Alcohol metabolism can significantly influence drinking behaviour as well as the risk of alcohol dependence.4,5 Ethanol, the main component of alcohol, is primarily converted to acetaldehyde by alcohol dehydrogenases (ADHs). However, ADH enzymes are easily saturated, especially in chronic alcohol consumers, and, in such cases, two additional families of enzymes - cytochrome P450 family 2 subfamily E polypeptide 1 (CYP2E1) and, to a lesser extent, catalase (CAT) - become involved. Acetaldehyde is then converted to acetate via the mitochondrial isoform of aldehyde dehydrogenase (ALDH2).6 Ethanol is eliminated from the body primarily by metabolism (95-98%) with small quantities being excreted via breath (0.7%), sweat (0.1%) and urine (0.3%).7

Acetaldehyde is toxic and must therefore be metabolised as soon as it is formed.6 There is considerable evidence that accumulated acetaldehyde contributes to tissue damage by inducing mitochondrial cell apoptosis. Furthermore, acetaldehyde has been reported to form adducts with dopamine, resulting in the neurotoxin salsolinol, which is thought to contribute towards alcohol dependence.8,9 Under normal circumstances, an estimated 1-2% of acetaldehyde enters the bloodstream,10 but the human body encompasses an efficient defence mechanism in the form of ALDH2, an enzyme with a high affinity for acetaldehyde. However, in cases of binge drinking, an increased concentration of blood acetaldehyde has been reported to induce acute adverse effects such as facial flushing, tachycardia and severe nausea.11 In some individuals, these symptoms lead to the dislike of alcohol,4 while in others, the accumulation of acetaldehyde results in severe illness, ultimately leading to death. Therefore, it is of pharmacogenetics interest to investigate variation in genes coding for alcohol metabolising enzymes - ADH, CYP2E1, CAT and ALDH2. However, CAT was not included in the current study because it is responsible for less than 2% of alcohol metabolism.5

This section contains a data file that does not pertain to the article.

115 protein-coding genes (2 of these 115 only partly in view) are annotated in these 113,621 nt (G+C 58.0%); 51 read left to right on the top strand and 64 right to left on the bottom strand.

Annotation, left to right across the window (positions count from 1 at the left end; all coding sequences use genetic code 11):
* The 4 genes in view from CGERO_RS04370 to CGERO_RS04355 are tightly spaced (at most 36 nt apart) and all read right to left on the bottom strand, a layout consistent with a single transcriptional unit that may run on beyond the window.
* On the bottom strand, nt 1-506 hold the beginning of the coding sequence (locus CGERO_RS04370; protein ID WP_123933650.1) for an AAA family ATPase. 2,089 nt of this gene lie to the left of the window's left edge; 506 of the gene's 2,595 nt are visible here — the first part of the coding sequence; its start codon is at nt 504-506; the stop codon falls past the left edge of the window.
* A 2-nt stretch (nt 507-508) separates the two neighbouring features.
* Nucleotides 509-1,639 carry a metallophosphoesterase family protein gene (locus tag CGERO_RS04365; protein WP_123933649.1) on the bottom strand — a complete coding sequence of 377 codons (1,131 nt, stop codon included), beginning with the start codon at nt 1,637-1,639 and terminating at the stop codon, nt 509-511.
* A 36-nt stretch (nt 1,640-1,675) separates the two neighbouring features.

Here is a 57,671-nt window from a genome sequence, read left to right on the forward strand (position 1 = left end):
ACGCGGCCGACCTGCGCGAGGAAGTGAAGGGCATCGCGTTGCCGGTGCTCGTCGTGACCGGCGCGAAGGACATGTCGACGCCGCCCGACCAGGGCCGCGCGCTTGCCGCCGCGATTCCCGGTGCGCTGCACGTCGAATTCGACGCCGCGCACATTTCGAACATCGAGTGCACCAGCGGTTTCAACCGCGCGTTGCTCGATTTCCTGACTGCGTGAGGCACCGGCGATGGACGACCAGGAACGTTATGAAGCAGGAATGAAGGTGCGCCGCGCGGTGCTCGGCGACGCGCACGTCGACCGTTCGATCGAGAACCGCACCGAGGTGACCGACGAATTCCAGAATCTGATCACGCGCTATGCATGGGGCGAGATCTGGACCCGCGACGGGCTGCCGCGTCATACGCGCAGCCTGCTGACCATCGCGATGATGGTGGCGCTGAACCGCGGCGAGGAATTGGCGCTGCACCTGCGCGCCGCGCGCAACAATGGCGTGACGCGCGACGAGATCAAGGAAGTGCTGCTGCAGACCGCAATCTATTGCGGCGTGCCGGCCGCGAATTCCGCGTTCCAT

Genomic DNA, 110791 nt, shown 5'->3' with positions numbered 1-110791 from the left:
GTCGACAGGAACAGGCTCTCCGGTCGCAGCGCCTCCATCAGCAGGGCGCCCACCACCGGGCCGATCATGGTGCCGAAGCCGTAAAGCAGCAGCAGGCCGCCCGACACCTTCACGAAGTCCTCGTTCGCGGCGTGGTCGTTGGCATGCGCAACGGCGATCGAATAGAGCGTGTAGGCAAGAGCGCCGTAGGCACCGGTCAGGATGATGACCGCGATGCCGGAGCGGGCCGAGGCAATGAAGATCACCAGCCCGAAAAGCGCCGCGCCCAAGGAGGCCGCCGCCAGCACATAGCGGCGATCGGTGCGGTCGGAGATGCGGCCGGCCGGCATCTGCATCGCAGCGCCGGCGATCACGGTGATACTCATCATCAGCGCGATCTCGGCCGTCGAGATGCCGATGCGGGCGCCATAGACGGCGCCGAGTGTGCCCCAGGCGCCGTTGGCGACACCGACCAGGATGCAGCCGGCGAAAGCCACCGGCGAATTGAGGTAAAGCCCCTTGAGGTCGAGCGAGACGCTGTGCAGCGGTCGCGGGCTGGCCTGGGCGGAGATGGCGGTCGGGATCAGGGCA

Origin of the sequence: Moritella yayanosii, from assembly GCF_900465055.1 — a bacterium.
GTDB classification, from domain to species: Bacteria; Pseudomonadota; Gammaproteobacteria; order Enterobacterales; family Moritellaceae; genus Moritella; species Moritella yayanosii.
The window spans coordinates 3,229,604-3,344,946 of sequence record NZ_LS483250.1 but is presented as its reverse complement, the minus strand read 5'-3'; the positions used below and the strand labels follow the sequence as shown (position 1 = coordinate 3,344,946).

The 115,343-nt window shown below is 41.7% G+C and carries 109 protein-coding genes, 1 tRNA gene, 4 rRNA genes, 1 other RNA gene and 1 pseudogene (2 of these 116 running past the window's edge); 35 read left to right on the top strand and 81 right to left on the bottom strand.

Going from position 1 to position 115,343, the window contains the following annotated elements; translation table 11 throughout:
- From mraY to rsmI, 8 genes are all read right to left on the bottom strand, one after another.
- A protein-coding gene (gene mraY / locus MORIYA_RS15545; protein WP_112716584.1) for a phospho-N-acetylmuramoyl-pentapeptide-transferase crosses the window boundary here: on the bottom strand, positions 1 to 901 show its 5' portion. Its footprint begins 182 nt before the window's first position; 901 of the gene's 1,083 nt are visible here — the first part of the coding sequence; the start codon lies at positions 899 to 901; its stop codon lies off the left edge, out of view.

The functions of gene variants involved in alcohol metabolism are fairly well established and their frequencies are reasonably documented in European and Asian populations.11,12 However, this information is lacking in South African populations. Although Warnich et al.13 extensively reviewed allele frequencies of various CYP enzymes in Bantu-speaking South Africans, CYP2E1 was omitted. However, Li et al.14 determined allele frequencies of various CYP2E1 polymorphisms in black male South Africans in relation to oesophageal cancer, and several other novel CYP variants have been observed in some South African populations.14-17 It is thus of interest to ascertain the frequencies of functionally significant gene variants in all South African populations in order to predict their forensic significance in circumstances associated with alcohol metabolism. In this pilot study, we aimed to establish the frequencies of six pharmacogenetically informative single nucleotide polymorphisms (SNPs) in four South African populations.